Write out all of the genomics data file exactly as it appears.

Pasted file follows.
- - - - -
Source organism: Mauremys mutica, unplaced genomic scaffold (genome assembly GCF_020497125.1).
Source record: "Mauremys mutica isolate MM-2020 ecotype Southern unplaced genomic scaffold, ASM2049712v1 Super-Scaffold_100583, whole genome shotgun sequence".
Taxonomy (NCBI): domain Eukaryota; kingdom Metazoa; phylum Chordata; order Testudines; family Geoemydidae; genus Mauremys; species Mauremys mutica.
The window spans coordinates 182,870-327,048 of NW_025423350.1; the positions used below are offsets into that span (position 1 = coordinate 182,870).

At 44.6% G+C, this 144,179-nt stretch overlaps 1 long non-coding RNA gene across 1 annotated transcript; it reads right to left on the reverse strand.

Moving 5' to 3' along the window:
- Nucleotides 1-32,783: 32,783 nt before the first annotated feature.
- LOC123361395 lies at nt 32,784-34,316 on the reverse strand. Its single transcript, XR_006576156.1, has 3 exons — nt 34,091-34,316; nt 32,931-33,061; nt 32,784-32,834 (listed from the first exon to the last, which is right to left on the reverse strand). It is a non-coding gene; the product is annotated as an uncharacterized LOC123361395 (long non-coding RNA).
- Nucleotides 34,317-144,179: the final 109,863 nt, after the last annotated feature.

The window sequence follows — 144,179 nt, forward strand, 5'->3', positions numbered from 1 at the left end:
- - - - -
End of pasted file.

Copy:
Source organism: Mauremys mutica, unplaced genomic scaffold (genome assembly GCF_020497125.1).
Source record: "Mauremys mutica isolate MM-2020 ecotype Southern unplaced genomic scaffold, ASM2049712v1 Super-Scaffold_100583, whole genome shotgun sequence".
Taxonomy (NCBI): domain Eukaryota; kingdom Metazoa; phylum Chordata; order Testudines; family Geoemydidae; genus Mauremys; species Mauremys mutica.
The window spans coordinates 182,870-327,048 of NW_025423350.1; the positions used below are offsets into that span (position 1 = coordinate 182,870).

At 44.6% G+C, this 144,179-nt stretch overlaps 1 long non-coding RNA gene across 1 annotated transcript; it reads right to left on the reverse strand.

Moving 5' to 3' along the window:
- Nucleotides 1-32,783: 32,783 nt before the first annotated feature.
- LOC123361395 lies at nt 32,784-34,316 on the reverse strand. Its single transcript, XR_006576156.1, has 3 exons — nt 34,091-34,316; nt 32,931-33,061; nt 32,784-32,834 (listed from the first exon to the last, which is right to left on the reverse strand). It is a non-coding gene; the product is annotated as an uncharacterized LOC123361395 (long non-coding RNA).
- Nucleotides 34,317-144,179: the final 109,863 nt, after the last annotated feature.

The window sequence follows — 144,179 nt, forward strand, 5'->3', positions numbered from 1 at the left end: